The mystical quality of rains across cultures

When North India's heat-ravaged plains saw pre-monsoon showers, it reminded a belief- holy men can summon rain from burning skies.
The mystical quality of rains across cultures

When the heat-ravaged plains of North India welcomed a few pre-monsoon showers, I couldn’t help but be reminded of an interesting belief in world culture—that holy men can wring rain out of burning skies by their penance, even by just their presence, by setting foot in rain-starved places.

To begin at home, it’s an old Indian belief that there exist holy men who can make rain come and make it stop, by appealing to the gods. In the Ramayana, the sage Rishyasringa is said to have made rain fall on parched land just by his presence. As recently as the 20th century, it seems former Tamil Nadu CM M G Ramachandran besought a luminous sage revered across the south to save the state from drought, and rains did come.

The sage was the 68th Shankaracharya of Kanchipuram, Sri Chandrasekharendra Saraswati (1894-1994). He was away doing padayatra in the Deccan outside TN, which underwent a severe drought. The story has it he was finally besought in despair to return to the state. The sage knew his duty and made his way back. The legend goes that as he crossed into TN, dark clouds began to gather and it rained. Such stories may defy ‘rationalism’ and not be reported in our media, but how do we explain what happened? Meteorological coincidence?

It is a belief that when the Vedas, revered as ‘God’s Breath’, are chanted with sincerity, the good vibrations benefit everybody. It is expressed thus: “Samastha loka sukhino bhavantu” or “May all people everywhere live well and be happy”.

The ancient Jews had a similar belief, as found in the story of scholar Honi, the Circle-Drawer of Galilee, who lived in the 1st century BCE.

It says in the Mishnah, a Jewish work of priestly literature, that Honi “drew a circle, stood within it and said before God, ‘O Lord of the world, your children have turned their faces to me, for I am like a son of the house before you. I swear by your great name that I will not stir from here until you have pity on your children’.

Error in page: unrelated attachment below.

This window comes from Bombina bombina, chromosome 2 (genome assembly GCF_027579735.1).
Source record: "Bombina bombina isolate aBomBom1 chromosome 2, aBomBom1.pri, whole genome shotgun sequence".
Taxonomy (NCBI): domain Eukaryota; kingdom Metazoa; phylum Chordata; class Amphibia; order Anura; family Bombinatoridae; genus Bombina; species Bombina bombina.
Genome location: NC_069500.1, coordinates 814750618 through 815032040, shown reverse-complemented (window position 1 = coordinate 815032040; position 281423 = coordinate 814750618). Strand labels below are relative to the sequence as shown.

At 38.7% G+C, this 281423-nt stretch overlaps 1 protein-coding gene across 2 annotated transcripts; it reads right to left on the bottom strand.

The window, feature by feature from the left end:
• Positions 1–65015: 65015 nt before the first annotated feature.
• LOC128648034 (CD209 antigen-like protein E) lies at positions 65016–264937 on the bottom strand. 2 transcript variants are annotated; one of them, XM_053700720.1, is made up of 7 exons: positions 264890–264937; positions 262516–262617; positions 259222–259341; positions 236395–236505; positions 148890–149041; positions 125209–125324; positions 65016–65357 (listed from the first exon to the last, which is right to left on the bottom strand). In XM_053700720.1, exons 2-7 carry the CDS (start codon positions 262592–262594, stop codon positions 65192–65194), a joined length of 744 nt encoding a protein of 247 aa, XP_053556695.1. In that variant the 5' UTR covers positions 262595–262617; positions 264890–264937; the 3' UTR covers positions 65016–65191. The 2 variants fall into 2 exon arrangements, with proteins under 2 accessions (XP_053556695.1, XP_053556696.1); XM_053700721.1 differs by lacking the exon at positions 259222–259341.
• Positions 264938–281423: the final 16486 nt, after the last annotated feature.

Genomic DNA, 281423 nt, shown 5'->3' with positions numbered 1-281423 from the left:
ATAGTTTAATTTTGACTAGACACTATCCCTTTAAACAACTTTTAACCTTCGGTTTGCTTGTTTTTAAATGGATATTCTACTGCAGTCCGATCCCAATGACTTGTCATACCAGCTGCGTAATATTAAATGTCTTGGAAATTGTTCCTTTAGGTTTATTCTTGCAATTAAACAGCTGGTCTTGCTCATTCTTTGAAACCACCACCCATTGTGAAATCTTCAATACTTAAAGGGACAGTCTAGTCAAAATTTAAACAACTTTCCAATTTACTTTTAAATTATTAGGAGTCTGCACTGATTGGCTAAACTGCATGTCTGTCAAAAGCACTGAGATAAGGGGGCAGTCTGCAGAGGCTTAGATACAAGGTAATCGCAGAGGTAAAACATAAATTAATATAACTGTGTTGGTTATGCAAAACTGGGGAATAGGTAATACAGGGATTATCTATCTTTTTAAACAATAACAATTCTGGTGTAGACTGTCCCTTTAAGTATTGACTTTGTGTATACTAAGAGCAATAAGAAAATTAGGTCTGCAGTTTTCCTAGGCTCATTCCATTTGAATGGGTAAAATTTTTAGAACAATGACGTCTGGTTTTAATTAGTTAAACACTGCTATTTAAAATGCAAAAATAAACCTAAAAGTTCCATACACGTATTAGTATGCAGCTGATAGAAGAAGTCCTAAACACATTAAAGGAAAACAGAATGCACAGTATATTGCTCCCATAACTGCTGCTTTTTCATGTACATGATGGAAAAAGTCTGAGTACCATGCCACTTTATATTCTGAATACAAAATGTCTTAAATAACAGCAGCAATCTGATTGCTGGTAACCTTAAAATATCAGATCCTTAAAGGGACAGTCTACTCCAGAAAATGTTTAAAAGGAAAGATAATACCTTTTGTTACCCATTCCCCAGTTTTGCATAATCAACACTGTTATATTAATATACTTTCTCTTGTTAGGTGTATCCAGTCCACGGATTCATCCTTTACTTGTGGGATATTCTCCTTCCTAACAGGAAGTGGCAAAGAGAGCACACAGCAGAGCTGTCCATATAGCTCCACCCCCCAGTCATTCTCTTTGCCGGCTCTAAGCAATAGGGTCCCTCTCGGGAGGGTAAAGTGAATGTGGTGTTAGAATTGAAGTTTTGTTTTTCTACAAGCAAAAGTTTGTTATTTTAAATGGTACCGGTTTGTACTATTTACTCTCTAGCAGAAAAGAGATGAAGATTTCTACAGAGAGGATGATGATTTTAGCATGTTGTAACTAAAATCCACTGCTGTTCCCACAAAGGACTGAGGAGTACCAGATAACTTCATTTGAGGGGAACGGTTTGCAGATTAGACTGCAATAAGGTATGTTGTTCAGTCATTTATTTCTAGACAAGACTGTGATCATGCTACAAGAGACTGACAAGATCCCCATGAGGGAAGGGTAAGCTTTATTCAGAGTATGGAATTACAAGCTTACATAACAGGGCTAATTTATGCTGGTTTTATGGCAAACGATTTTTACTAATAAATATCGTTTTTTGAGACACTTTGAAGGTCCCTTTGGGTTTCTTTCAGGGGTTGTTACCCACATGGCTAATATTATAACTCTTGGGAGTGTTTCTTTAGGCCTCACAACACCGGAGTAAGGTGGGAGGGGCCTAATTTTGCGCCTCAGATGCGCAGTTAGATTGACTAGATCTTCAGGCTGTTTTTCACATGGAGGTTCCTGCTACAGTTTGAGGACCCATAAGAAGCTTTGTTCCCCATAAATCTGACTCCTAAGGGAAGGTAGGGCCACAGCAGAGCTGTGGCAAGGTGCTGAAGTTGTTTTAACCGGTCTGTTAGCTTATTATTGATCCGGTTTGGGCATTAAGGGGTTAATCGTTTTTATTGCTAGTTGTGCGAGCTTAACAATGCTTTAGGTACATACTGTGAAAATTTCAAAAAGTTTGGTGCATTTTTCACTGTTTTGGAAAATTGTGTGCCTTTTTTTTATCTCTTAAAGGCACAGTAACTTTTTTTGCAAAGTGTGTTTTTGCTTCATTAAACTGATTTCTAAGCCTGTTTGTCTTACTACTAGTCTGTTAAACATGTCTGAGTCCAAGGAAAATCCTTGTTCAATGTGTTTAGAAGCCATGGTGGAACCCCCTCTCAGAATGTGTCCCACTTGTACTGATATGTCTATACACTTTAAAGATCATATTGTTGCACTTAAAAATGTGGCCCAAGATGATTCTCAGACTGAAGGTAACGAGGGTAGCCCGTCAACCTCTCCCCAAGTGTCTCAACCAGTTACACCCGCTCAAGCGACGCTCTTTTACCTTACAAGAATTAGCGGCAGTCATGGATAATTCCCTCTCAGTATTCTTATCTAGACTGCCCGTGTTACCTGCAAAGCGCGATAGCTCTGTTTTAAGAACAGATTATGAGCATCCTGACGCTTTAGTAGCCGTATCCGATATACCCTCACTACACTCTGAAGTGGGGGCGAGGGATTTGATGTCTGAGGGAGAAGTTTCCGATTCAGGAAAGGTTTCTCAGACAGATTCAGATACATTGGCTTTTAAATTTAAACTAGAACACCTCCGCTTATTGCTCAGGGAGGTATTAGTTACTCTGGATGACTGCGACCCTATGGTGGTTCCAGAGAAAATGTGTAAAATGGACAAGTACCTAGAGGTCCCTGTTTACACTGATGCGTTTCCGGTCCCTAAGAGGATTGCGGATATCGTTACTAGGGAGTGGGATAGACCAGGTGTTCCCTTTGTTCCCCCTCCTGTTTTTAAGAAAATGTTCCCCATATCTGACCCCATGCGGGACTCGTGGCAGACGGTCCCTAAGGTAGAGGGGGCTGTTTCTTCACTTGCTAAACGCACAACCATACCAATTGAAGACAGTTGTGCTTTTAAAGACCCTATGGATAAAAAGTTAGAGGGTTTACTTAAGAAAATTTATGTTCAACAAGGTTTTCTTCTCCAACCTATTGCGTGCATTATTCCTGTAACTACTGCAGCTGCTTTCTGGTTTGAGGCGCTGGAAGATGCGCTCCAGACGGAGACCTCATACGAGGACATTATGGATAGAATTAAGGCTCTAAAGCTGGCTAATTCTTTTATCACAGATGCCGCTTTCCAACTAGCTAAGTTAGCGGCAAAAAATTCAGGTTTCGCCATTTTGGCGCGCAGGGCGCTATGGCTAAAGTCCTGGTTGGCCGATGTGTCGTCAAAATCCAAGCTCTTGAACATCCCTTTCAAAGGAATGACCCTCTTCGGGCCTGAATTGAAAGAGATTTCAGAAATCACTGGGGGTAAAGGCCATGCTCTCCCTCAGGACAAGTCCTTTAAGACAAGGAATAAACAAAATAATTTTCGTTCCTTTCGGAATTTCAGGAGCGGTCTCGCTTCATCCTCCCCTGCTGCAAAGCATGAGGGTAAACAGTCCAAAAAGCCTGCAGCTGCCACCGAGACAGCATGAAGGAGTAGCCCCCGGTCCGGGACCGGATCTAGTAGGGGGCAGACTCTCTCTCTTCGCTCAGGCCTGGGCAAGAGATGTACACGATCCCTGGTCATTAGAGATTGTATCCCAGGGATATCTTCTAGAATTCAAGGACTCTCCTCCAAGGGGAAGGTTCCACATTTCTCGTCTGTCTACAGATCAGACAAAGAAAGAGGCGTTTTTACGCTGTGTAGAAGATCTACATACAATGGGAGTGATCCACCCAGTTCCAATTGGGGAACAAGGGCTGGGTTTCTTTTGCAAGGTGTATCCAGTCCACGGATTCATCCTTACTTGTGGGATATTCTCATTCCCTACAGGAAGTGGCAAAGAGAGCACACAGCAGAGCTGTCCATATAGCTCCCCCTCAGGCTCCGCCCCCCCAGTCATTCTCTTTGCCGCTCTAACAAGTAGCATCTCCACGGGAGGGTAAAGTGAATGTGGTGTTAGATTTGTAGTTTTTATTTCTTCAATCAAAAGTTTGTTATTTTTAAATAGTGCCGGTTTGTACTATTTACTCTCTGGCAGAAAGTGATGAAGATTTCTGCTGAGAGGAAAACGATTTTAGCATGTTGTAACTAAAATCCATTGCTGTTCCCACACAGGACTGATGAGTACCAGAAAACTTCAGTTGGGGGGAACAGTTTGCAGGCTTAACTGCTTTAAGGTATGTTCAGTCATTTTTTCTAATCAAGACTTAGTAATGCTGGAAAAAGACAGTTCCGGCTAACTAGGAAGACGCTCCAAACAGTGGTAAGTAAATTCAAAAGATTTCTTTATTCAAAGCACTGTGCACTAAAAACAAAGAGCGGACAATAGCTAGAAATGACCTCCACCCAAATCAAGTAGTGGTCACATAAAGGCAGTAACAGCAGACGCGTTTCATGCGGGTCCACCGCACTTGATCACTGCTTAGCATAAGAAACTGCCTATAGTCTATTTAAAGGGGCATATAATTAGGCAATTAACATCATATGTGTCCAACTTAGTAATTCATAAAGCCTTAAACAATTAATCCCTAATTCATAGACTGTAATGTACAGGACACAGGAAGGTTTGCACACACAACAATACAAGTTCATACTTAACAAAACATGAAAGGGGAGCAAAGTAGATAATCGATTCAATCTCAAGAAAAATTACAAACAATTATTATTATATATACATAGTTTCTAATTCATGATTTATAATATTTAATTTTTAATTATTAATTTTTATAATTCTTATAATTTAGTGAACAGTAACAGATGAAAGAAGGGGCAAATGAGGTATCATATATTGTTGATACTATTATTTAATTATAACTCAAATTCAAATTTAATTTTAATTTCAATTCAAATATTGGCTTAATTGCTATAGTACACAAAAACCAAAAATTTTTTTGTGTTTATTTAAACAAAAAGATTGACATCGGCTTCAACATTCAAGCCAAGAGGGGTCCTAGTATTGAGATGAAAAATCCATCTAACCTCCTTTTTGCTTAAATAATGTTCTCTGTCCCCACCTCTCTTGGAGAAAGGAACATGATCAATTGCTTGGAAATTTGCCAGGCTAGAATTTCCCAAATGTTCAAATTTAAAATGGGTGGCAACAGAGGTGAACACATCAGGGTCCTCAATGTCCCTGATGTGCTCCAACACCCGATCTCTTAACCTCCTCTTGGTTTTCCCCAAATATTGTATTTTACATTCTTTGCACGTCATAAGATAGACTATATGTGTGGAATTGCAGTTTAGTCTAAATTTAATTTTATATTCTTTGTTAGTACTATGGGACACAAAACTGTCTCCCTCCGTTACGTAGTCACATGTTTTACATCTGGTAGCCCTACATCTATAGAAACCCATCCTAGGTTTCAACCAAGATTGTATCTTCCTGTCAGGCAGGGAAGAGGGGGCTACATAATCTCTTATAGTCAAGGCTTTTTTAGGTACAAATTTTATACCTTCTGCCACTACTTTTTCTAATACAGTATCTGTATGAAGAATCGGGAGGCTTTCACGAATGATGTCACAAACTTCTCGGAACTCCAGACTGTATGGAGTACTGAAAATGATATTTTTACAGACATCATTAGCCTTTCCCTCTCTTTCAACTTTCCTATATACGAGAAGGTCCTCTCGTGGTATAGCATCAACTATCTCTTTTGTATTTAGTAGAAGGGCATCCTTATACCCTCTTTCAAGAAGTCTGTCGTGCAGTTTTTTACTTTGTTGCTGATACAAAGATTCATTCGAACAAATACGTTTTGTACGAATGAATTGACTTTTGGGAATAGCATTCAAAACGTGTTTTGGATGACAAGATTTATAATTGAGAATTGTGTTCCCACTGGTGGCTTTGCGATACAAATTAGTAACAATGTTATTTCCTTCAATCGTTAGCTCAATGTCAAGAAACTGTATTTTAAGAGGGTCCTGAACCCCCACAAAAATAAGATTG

Rain began falling in a half-hearted smatter. Honi said, ‘Not for such rain have I prayed, but for rain that will fill the cisterns, pits, and caverns.’ It began to rain with tremendous force. Honi said, ‘Not for such rain have I prayed, but for rain of goodwill, blessing, and graciousness.’

Then it rained in moderation, until Israelites had to go up from Jerusalem to the Temple Mount because of the rain. They told Honi, ‘Just as you prayed for the rain to come, so pray that it may go away.’”

Honi, like Jesus after him, spoke to God as a son to his father. He was later ordered by powerful people to pray for the destruction of political rivals. But he did not want God to hurt Jews or their enemies and was stoned to death for his non-cooperation. Legend says the most appalling storm broke out, destroying the wheat crop of the country. They say Honi “returned” in spirit 70 years later. Greek commentators who otherwise scoffed at miracle men as ‘deceivers’, notably held up Onias (Greek for Honi) as ‘righteous and genuine’.

Such seers give us a standard of behaviour, a reminder that good thoughts and deeds can enable a land’s well-being.

As the burning North cautiously begins to take cheer with the first showers, there’s a poetic promise in the weather report—‘rain-laden winds’. Here, one cannot but salute the ultimate ‘rain queen’, Sri Krishna’s fiery, beguiling consort, Satyabhama, whom we see represented in Kuchipudi dance in the suite called Bhama Kalapam. No less than Patanjali, author of the Mahabhashya grammar book, reportedly gushed in the 2nd century, “Satyabhama is a bhama (vama/woman) par excellence. Whenever anyone mentions the word ‘bhama’, we always think of Satyabhama by the law of pre-eminent association.” Why do we associate her with romancing rains? Mukku Thimmanna, court-poet to Krishnadevaraya, emperor of Vijayanagar in the 15th-16th century, had the answer: “Satyabhama is like a beautiful peacock displaying its iridescent train (kalapam) to the rain cloud that is Krishna (Ghanshyam).”

However, in my humble opinion, nothing that came my way matches the beauty and pain in Valmiki’s eulogy to the rains in the Kishkinda Kanda, Sarga 28, of the Srimad Ramayanam.

Rama and Lakshmana are hunkered down in a cave during the chaturmas, the mandatory monsoon retreat when it is impossible to travel. The cave is halfway up Mount Malayavata, in Kishkinda. Rama has been through a lot already. Now the two brothers are sitting out the rains, after which Sugriva can send his scouts out to look for Sita.

It’s a time of interminable inactivity, compared to which our traffic jams seem paltry. Not only is Rama impatient to move on but he’s also homesick. “Bharata would have begun his monsoon retreat at Nandigram outside Ayodhya on the full-moon day of (the month of) Asadh,” he says wistfully. “And the Sarayu must be full and flowing fast.” But he gamely renews his spirit by appreciating the beauty of nature, birdsongs, flowering trees, magnificent cloud formations and silvery swathes of rain.

Lacking that pristine abundance of nature in cities, how may we connect to the emotional and spiritual potential of rains like Rama did? One thing he says is that rains are when people learn to sing the Sama Veda. Since our classical music comes from the Saman, all we have to do is tune into the rain ragas, the Malhar family. It’s all ours, those uplifting spiritual showers of svaras.

Renuka Narayanan

(Views are personal)


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